Both characters still show unconditional love to her after they have been convinced of her guilt: “By heavens, I scarce can hold this hand from plucking out that tongue of thine, which dares to speak such slander of my wife! ” (Cinthio, 5). This line is mirrored by Shakespeare’s: “Othello: Give me the ocular proof; Or, by the worth of thine eternal soul, thou hadst been better have been born a dog than answer my naked wrath” (3. 3. 370).
Although the ardent love each character has for his wife seems to present itself in the same way in both works, the main difference between the two characters is that Moor’s revenge is ordinary, with the planned ruthlessness of an execution, while Othello’s punishment of his wife is not revenge, but rather a feeling of necessity to uphold justice, even as it goes against his natural tenderness and love: “yet she must die, or she’ll betray more men…For nought I did in hate, but all in honor” (5. 2. 6-308).
It is Shakespeare’s deep understanding of the human condition combined with his extraordinary power to manipulate words that makes Othello more relatable than its original counterpart. Shakespeare took Cinthio’s cold, emotion-lacking story and warmed it up by making the characters more realistic and emotionally expressive. In addition to the fact that the main characters seem to have had different emotional motivations behind their actions, the methods they each used to achieve revenge are almost completely different. In the play, Othello simply uffocates Desdemona, while Cinthio’s tale tells a much more gruesome story. In The Moor, the ensign is ordered to bludgeon Desdemona to death with a sock full of sand, the heroin pleading for her life between each gruesome blow. Next, the ensign and the moor place her body on the bed, smash her skull, and collapse the ceiling on top of her to give the impression of an accident. This difference from the original story is interesting, because in most cases Shakespeare has elaborated on the bare form of Cinthio’s novel, but in the case of Desdemona’s death, The Moor is more detailed.
For this reason, it seems that Cinthio’s novel is more centered on events and facts, describing major plot points with the most detail, while Shakespeare’s play focuses on emotions and the human aspect, placing more weight in Othello’s inner struggle surrounding the murder of his wife than the murder itself. The two authors also had different intentions in what overall message they were looking to convey. Cinthio’s Moor reflects many racial stereotypes of the time, shown in his lack of remorse or sympathy at his wife’s murder, and his weak tendency towards jealousy and passion. [Disdemona:] ‘But you Moors are of so hot a nature that every little trifle moves you to anger and revenge. ’ Still more enraged at these words, the Moor replied, “I could bring proofs – by heaven it mocks belief! But for the wrongs I have endured revenge must satisfy my wrath’” (Cinthio, 4). Othello, on the other hand, shows the same shortcomings, but Shakespeare took care to make him a clearly human character, with insecurities and doubts surrounding his wife’s infidelity, rather than blind fury: “O curse of marriage, That we can call these delicate creatures ours, And not their appetites!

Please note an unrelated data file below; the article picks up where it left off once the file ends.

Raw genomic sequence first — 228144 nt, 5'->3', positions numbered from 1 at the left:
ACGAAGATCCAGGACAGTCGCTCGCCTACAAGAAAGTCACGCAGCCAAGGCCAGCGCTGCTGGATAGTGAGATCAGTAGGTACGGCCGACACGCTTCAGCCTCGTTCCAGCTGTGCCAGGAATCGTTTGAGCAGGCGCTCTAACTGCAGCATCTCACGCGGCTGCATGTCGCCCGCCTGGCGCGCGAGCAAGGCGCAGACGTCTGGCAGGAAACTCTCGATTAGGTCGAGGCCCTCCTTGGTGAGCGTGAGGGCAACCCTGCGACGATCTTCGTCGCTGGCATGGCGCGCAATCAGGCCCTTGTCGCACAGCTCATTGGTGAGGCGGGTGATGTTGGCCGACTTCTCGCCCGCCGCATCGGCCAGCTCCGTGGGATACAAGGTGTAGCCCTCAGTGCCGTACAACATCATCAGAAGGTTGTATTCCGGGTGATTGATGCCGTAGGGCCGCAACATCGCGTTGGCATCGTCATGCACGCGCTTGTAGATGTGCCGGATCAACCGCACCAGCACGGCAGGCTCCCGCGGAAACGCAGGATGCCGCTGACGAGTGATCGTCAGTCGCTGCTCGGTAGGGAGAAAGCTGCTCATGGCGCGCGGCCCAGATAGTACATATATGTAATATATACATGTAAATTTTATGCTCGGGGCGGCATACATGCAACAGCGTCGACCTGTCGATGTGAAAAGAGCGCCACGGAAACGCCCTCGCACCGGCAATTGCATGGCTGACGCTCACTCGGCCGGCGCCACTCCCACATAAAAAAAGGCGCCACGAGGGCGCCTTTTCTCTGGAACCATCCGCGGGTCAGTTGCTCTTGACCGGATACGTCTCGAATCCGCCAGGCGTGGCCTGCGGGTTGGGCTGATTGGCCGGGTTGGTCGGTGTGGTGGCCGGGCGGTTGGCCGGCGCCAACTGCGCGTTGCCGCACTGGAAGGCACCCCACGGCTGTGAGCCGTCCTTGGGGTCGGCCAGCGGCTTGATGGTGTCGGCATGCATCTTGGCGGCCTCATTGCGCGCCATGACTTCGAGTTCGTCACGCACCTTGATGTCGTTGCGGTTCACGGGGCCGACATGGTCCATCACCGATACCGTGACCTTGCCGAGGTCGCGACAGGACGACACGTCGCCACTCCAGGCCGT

I had rather be a toad, And live upon the vapour of a dungeon, Than keep a corner in the thing I love For others’ uses. Yet, ’tis the plague of great ones …’Tis destiny unshunnable, like death” (3. 3. 269). Othello’s reaction to jealous doubt is more of a sad lament, something that more of the general population could relate to, as contrasted with Cinthio’s Moor and the ease with which he loses his temper. Additionally, the Moor refuses to confess his guilt after his brutal deed, while Othello recognizes his tragic mistake and compensates for it appropriately, earning the status of a hero in the audience’s eyes.
Another example of the authors’ differing intentions can be seen in the words and actions of Desdemona’s character in each work. In the original novel, she gives a message urging Italian women to obey their parents when they advise against marrying foreigners: “And much I fear that I shall prove a warning to young girls not to marry against the wishes of their parents, and that the Italian ladies may learn from me not to wed a man whom nature and habitude of life estrange from us” (Cinthio, 8). In the play, however, Desdemona expresses no such moral stance; she even refuses to implicate Othello when Emilia asks, “O, who has done this deed? she replies, “Nobody, I myself. Farewell” (5. 2. 123). Based off of these variations between the novel and the play, we can conclude that Cinthio’s was trying to convey a moral message to his audience: obey your parents, don’t marry foreigners, or bad things will happen. Shakespeare’s play, on the other hand, has a vague and flexible final message – it seems he presented moral issues but didn’t make it clear from his writing about where he stands on them. If anything, his final message might warn us to be wary of the “friends” in which you place your trust.
Cinthio’s story was not a drama, but a plain, straightforward narrative tracing a simple chain of events with dry normalcy. Unlike Shakespeare’s tragedy, its structure is un-artful, with little consideration in the way it was arranged. Its only claim to merit is its consistency and truth to nature, along with the fact that it set up an empty frame for Shakespeare to manipulate and fill up with his clever words and poetic genius. The play offers an emotional, human element that makes it easier to relate to and more interesting to read than the stripped-down original.